The former members of Creedence Clearwater Revival who filed a lawsuit against the band’s ex-frontman, John Fogerty, this week have responded to the singer’s claim that he would continue to play the band’s music live. In the lawsuit, which bassist Stu Cook and Doug “Cosmo” Clifford filed along with the widow of Fogerty’s rhythm-guitarist brother Tom, the musicians claim they never asked him to stop playing the songs.
“Because of recent inaccurate statements in the media regarding pending litigation, we want to set the record straight,” said Cook and Clifford, who tour as part of another group called Creedence Clearwater Revisited. “We have never objected to John Fogerty performing any song he ever wrote, or performing any song recorded by Creedence Clearwater Revival. That idea is ridiculous. Even when he refused to play those songs, and publicly called for a boycott of CCR music, we encouraged him to perform them whenever and wherever he wanted.
“The facts are that Mr. Fogerty, while proclaiming joyful rebirth in the press, repeatedly has [had] his lawyers threaten us with lawsuits and demand unreasonable concessions of our rights,” they continued. “Last week, the threats and demands left us with little doubt that a lawsuit would be filed by him against us for the second time. This unfortunate situation required us to take unpleasant preemptive legal action.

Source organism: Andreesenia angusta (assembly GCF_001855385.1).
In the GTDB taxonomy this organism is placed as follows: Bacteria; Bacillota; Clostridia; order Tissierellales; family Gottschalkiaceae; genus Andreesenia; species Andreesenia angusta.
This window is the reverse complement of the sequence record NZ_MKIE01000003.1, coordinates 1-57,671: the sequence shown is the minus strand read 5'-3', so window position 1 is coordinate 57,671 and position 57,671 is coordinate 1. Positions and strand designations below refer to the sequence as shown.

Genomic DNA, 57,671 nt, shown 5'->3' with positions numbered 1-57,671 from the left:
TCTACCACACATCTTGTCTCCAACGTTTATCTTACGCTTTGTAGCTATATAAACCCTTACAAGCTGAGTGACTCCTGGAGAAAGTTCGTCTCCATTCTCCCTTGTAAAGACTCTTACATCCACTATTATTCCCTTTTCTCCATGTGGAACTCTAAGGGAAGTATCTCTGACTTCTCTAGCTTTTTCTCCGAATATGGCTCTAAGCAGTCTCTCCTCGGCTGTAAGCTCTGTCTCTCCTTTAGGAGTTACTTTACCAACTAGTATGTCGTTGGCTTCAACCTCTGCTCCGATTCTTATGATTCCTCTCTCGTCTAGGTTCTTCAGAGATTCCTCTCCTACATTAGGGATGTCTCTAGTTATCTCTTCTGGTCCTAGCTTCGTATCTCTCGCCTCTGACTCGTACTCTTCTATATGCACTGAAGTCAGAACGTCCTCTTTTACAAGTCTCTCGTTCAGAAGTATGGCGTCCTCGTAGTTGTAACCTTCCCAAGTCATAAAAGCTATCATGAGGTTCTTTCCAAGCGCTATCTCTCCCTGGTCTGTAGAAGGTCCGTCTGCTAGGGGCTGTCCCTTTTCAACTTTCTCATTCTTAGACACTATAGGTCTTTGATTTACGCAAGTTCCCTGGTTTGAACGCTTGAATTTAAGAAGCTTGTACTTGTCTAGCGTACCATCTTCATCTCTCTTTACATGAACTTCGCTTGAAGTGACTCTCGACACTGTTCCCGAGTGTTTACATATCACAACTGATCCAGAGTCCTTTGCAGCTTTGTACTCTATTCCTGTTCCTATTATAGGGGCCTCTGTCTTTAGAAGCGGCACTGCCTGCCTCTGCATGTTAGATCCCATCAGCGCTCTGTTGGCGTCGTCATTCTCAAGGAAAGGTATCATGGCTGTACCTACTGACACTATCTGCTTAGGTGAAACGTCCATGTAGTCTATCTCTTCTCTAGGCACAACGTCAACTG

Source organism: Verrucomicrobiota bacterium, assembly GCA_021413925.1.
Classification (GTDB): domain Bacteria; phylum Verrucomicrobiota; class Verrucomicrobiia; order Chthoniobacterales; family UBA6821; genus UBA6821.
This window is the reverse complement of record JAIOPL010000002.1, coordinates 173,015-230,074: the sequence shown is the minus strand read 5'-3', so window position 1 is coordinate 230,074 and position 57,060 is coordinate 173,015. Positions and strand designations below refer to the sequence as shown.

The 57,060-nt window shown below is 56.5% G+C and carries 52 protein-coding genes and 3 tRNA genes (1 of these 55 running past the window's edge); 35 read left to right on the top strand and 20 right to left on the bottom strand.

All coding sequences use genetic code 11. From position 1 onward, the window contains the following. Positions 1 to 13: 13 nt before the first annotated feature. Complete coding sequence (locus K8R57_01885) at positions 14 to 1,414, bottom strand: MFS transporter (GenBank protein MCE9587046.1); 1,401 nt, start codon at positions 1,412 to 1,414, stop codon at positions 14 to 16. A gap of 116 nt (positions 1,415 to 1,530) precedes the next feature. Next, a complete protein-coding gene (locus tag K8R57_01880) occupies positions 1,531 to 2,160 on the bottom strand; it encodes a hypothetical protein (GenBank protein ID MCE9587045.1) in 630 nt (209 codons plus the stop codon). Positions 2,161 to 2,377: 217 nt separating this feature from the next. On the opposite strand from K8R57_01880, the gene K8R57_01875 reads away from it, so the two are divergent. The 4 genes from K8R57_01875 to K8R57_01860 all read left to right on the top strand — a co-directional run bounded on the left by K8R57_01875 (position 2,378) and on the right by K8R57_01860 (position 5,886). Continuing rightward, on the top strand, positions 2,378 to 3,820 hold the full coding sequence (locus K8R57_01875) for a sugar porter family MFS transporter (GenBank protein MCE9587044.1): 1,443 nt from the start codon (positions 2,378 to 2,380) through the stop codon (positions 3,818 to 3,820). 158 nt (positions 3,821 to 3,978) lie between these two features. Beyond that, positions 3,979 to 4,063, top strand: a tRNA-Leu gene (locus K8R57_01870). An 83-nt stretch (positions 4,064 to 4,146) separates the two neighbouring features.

“This action is about the need to defend ourselves and rights, Mr. Fogerty’s failure to perform contractual promises and unlicensed uses of the trademark ‘Creedence Clearwater Revival,'” they concluded. “The trademark is not owned by him, but by the Creedence Clearwater Revival Partnership. We have a business relationship with him and, under prevailing circumstances, chose not to be bullied.”
The lawsuit against Fogerty alleged that he’d infringed on the band’s trademark and used the band’s name in a way that violated a contract he had with the other ex-CCR members. Cook, Clifford and Tom’s widow are collectively seeking damages from John Fogerty.
Despite the complaint not mentioning the band’s music, Fogerty issued a statement earlier this week defending his right to play the music he wrote. “No lawyers, lawsuits or angry ex–band members will stop me ever again from singing my songs,” he said. “I am going to continue to tour and play all my songs every single night I am out on the road.”
The singer has no scheduled tour dates, though he recently wrapped a tour dubbed “1969: Live Across Canada,” which was billed as a chance to see him perform the songs of Creedence Clearwater Revival.